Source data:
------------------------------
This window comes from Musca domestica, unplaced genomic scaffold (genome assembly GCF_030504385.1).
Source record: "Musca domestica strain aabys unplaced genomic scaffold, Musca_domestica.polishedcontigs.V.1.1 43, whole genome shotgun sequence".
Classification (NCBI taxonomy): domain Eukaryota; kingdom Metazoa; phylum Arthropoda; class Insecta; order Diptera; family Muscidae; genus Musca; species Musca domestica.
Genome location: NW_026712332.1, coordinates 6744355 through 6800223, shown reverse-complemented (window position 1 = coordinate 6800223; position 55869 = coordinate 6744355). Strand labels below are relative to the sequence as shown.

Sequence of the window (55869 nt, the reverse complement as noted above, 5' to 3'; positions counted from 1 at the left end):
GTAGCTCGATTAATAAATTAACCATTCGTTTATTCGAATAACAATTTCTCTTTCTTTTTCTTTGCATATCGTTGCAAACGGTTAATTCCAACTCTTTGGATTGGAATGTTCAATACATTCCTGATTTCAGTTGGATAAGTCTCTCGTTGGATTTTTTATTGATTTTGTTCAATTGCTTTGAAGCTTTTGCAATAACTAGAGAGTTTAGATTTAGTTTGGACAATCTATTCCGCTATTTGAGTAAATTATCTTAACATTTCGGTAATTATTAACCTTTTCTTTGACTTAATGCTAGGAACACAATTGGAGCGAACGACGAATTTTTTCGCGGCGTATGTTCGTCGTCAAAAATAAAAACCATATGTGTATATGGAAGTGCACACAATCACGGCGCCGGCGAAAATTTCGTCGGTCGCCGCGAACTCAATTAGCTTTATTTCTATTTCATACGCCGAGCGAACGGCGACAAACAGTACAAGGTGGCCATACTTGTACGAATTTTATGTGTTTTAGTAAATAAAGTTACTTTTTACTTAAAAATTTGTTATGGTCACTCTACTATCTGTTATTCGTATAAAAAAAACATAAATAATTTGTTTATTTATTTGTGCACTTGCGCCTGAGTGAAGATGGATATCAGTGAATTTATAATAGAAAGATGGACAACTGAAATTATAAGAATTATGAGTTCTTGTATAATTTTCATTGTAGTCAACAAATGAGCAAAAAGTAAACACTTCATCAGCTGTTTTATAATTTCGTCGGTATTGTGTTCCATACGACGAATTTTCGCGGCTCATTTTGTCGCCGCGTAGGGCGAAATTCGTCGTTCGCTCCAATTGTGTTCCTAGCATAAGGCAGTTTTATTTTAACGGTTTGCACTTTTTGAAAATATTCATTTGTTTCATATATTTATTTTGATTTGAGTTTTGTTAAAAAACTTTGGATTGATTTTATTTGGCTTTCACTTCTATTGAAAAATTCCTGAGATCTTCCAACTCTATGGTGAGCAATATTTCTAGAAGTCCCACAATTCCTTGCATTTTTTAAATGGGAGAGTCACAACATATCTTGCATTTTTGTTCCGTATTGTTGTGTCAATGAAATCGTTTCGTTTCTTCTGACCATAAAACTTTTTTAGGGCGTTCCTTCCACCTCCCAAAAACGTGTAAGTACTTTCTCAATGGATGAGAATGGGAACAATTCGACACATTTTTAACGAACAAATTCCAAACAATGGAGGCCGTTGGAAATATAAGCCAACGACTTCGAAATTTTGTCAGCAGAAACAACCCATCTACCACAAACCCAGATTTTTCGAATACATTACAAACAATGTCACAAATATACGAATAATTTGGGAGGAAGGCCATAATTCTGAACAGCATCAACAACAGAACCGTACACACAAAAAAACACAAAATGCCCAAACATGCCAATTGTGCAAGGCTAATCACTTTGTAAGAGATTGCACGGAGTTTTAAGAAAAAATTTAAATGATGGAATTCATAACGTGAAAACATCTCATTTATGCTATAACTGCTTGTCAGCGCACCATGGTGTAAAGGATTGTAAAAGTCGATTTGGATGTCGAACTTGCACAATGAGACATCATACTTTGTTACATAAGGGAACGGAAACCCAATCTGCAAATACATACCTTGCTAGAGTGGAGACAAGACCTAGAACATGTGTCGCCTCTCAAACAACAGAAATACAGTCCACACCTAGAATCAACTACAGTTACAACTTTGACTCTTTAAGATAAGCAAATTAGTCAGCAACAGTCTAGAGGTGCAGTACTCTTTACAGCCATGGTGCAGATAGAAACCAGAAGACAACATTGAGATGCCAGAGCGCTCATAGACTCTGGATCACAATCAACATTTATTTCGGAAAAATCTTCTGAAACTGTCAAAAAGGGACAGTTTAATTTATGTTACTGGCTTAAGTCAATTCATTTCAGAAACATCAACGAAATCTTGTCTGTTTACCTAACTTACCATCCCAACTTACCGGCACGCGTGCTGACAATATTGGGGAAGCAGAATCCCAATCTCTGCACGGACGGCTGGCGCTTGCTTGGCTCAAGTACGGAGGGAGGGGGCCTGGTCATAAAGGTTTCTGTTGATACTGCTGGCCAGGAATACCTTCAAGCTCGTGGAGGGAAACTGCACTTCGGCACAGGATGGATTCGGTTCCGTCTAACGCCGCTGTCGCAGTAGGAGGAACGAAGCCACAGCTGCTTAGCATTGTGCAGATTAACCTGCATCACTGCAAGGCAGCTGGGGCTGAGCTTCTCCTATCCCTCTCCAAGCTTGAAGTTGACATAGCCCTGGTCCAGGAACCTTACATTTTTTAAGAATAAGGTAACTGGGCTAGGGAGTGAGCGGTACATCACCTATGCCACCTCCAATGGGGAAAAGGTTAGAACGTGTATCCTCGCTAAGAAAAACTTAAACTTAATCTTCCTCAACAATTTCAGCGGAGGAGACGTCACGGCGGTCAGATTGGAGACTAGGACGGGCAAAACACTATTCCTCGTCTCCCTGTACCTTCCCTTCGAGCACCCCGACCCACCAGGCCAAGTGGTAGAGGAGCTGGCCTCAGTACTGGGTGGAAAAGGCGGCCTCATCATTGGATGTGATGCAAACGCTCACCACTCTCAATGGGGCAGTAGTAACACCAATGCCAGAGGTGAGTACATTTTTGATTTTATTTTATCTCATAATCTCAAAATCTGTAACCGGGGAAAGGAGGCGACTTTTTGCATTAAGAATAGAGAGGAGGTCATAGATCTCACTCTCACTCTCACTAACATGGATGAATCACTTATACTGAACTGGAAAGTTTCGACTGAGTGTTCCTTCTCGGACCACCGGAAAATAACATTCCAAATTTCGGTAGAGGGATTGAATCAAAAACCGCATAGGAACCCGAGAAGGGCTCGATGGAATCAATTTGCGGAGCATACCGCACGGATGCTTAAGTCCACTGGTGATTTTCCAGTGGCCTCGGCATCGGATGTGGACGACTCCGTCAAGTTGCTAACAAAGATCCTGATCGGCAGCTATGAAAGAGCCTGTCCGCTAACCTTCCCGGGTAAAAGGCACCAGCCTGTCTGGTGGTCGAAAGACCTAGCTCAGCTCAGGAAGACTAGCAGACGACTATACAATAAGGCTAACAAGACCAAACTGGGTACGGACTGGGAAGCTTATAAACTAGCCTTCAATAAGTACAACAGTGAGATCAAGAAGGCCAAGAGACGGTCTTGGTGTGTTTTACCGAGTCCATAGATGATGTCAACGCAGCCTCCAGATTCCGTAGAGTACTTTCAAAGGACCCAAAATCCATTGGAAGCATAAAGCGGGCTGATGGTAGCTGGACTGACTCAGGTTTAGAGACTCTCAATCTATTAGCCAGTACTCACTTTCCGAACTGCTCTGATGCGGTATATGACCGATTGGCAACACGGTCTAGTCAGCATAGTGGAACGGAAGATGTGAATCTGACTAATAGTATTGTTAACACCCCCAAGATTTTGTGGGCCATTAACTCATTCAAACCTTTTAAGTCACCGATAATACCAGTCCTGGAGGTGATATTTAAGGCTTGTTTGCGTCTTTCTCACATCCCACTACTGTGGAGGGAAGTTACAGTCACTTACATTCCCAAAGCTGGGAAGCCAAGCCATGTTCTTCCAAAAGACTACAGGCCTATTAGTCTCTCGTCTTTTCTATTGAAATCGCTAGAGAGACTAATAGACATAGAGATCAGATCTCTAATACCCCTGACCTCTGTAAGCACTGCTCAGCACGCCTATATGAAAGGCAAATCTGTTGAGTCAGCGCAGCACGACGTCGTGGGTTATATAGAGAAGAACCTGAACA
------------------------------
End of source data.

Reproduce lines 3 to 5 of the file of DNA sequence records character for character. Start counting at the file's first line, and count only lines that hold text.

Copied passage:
Classification (NCBI taxonomy): domain Eukaryota; kingdom Metazoa; phylum Arthropoda; class Insecta; order Diptera; family Muscidae; genus Musca; species Musca domestica.
Genome location: NW_026712332.1, coordinates 6744355 through 6800223, shown reverse-complemented (window position 1 = coordinate 6800223; position 55869 = coordinate 6744355). Strand labels below are relative to the sequence as shown.

Sequence of the window (55869 nt, the reverse complement as noted above, 5' to 3'; positions counted from 1 at the left end):